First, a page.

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Health Matters: Minimally Invasive Gynecological Surgery

Back in the day, when you had surgery it was a major affair. But in many cases, large incisions and lengthy hospital stays are things of the past. Dr. Sachin Shenoy is an OBGYN at University Medical Center who specializes in minimally invasive gynecological surgeries. “Technology has gotten so good that now what we’re able

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Health Matters: Rural Health News

Getting health care in rural areas is a complicated endeavor, but University Medical Center is devoting resources to ensuring rural Alabamians get the care they deserve. “I think we know that folks in rural areas, especially in rural Alabama just have more negative health outcomes than those who live in bigger cities like Tuscaloosa and

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Health Matters: ADHD

When you think of attention deficit and hyperactivity disorder, your first thought is likely that it’s a children’s diagnosis, but ADHD is a problem for adults as well. University Medical Center Clinical Psychologist Dr. John Burkhardt said ADHD is a lifelong issue, but medication, therapy and behavioral adjustments can help those afflicted manage the disorder.

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Health Matters: COVID-19 Vaccines

By WVUA 23 Digital Reporter Kyrsten Eller COVID-19 vaccines are available and have been proven to be safe and effective against the virus. According to University Medical Center Family Medicine Physician Dr. Jane Weida, it’s important for people to get vaccinated as soon as possible. “You know, initially when it came out and we gave

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Health Matters: University Medical Center in Carrollton

By WVUA 23 Digital Reporter Kyrsten Eller Taking control and improving your health requires relevant and timely health information, and for those in rural areas that’s even more important. University Medical Center has locations all around West Alabama, including Tuscaloosa, Demopolis, Fayette, Northport and Carrollton. University of Alabama College of Community Health Sciences Dean Dr.

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Health Matters: It’s time for a flu shot

Every year, thousands of people in the U.S. get sick with the flu. But it’s not just a bad cold, because the flu can be deadly. University Medical Center Chief Medical Officer Dr. Tom Weida said anyone older than 6 months should get the flu vaccine every year. “September or October is a good time

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Health Matters: University Medical Center Fayette Clinic

By WVUA 23 Digital Reporter Kyrsten Eller Prenatal care is extremely important for expecting mothers, but it can be difficult to find this kind of support in certain rural communities. University Medical Center recently opened a clinic in Fayette to bring in more prenatal care services to patients. UMC Dr. Jane Wedia said the clinic

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Health Matters: COVID-19 Update

By WVUA Digital Reporter Anneliese Taggart Booster shots are the latest headline on the fight against COVID-19. The shots are an additional vaccine dose for people whose protection against the virus may have decreased over time. Dr. Tom Weida, Chief Medical Officer at University Medical Center, provides an update on COVID-19: “Well, obviously, the latest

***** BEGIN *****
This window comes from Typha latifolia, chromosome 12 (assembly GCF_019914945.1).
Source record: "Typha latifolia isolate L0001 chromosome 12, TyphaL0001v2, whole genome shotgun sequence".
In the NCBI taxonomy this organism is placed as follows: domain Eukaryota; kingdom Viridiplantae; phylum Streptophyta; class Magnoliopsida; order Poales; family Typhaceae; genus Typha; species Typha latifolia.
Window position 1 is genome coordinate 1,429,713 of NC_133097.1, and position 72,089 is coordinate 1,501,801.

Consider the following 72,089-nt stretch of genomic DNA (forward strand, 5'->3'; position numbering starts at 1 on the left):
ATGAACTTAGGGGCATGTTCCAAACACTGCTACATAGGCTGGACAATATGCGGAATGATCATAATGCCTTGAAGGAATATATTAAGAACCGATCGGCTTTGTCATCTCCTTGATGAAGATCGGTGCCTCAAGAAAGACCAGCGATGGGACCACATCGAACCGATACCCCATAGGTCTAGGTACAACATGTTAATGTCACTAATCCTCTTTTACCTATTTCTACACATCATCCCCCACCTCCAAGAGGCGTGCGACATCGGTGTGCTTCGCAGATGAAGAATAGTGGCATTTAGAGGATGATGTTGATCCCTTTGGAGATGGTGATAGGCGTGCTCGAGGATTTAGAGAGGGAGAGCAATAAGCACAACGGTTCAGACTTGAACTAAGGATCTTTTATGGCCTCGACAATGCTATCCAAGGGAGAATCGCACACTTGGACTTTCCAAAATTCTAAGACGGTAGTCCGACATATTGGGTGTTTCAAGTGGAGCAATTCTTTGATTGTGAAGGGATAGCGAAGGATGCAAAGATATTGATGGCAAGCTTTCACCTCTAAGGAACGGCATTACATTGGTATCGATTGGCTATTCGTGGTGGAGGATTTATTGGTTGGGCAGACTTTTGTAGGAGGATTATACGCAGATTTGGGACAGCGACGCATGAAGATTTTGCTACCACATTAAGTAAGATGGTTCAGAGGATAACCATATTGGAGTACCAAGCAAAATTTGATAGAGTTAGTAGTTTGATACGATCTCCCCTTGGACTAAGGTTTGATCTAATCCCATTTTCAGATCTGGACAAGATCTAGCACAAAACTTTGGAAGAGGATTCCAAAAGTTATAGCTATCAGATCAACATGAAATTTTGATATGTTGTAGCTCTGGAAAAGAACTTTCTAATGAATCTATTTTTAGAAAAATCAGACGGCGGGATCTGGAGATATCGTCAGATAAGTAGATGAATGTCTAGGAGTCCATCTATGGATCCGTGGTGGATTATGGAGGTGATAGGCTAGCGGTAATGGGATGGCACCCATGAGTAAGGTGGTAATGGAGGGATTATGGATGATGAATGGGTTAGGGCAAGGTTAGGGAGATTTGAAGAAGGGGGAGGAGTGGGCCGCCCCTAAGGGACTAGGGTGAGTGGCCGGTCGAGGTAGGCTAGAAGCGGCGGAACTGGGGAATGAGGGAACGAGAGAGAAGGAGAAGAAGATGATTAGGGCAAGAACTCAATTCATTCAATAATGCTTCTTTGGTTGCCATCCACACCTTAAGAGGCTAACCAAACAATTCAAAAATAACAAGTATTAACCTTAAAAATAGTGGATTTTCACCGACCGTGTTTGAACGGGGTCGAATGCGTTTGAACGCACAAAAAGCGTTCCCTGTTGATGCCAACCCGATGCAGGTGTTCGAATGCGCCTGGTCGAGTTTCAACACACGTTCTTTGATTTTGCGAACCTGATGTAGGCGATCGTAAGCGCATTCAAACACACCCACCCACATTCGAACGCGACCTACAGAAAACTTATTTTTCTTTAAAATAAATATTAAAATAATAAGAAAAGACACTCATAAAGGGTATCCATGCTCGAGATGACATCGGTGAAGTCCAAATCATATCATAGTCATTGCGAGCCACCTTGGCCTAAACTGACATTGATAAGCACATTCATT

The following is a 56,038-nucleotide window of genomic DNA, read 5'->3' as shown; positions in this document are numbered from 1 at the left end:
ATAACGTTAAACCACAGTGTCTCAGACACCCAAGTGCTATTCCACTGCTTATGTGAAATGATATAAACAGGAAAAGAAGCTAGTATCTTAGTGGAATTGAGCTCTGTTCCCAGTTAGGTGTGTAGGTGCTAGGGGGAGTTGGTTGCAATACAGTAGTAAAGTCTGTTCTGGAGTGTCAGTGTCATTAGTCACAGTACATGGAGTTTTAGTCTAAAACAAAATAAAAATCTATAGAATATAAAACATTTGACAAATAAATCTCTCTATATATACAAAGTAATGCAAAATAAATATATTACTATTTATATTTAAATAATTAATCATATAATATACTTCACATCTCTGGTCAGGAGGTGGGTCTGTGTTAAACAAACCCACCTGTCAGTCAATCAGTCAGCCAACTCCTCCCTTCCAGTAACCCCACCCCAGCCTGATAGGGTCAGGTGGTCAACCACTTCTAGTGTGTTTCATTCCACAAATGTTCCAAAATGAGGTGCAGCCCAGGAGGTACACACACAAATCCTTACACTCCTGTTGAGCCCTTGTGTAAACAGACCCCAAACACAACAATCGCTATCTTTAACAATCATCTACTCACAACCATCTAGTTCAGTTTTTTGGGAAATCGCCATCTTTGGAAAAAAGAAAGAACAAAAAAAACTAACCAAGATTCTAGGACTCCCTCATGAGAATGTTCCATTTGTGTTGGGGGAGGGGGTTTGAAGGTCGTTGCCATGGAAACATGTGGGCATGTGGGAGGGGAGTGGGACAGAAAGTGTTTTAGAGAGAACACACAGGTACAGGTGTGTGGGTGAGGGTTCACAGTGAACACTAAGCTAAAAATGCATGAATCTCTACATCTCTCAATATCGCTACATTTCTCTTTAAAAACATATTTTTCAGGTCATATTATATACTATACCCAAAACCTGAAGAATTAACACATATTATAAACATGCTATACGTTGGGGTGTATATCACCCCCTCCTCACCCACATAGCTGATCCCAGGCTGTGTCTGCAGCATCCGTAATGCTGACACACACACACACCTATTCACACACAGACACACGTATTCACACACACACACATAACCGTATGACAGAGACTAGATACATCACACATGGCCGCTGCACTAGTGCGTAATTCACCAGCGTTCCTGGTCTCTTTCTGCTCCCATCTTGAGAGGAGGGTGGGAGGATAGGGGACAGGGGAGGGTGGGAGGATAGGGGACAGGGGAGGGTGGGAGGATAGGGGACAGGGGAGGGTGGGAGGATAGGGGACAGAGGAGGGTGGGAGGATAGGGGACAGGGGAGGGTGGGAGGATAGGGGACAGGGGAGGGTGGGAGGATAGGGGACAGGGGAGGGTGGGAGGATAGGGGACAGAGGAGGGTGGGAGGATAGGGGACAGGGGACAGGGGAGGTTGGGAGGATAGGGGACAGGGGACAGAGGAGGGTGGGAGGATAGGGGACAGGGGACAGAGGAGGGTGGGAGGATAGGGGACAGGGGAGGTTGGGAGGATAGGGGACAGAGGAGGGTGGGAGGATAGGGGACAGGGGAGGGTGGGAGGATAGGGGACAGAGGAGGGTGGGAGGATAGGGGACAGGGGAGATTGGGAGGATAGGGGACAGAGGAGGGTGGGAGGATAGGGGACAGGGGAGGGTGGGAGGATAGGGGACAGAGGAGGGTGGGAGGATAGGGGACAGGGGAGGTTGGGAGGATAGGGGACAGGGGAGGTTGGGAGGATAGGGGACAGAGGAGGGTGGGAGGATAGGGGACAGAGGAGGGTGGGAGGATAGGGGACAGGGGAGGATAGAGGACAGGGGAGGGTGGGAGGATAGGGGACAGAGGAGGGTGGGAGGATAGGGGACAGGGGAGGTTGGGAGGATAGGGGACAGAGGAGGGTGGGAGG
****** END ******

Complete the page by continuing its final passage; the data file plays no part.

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Health Matters: Dementia

As we get older, our brains don’t function as efficiently as they once did. Some of that is part of the normal aging process, but if you’re experiencing memory or cognitive problems it could be a sign of dementia. University Medical Center Psychiatrist Dr. James Reeves said there are ways you can slow the onset

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Health Matters: Anxiety

Anxiety is so common it’s unusual when someone never feels anxious. But too much anxiety can take a toll not only on our minds but on our bodies, leading to back pain, high blood pressure and the worsening of chronic health conditions. University Medical Center Psychiatrist Dr. James Reeves said anxiety comes in all shapes

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Health Matters: Mental Health in Jails

Did you know jails and prisons have become the nation’s largest psychiatric facilities? The National Alliance of Mental Health reports that 25% of people in the criminal justice system have serious mental illnesses and people with mental illnesses are nine times more likely to be incarcerated than hospitalized. University Medical Center Psychiatrist Dr. Marisa Giggie’s

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Health Matters, Aug. 18, 2021: Picnic food safety

Summer is the time when people head outdoors for picnics, but food left out in the heat too long can cause bacteria to multiply and lead to foodborne illnesses. University Medical Center Registered Dietician Suzanne Henson said there are plenty of things you can do to keep your food safe when dining outdoors. “Pack smart,”

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Health Matters, Aug. 11, 2021: Cyberbullying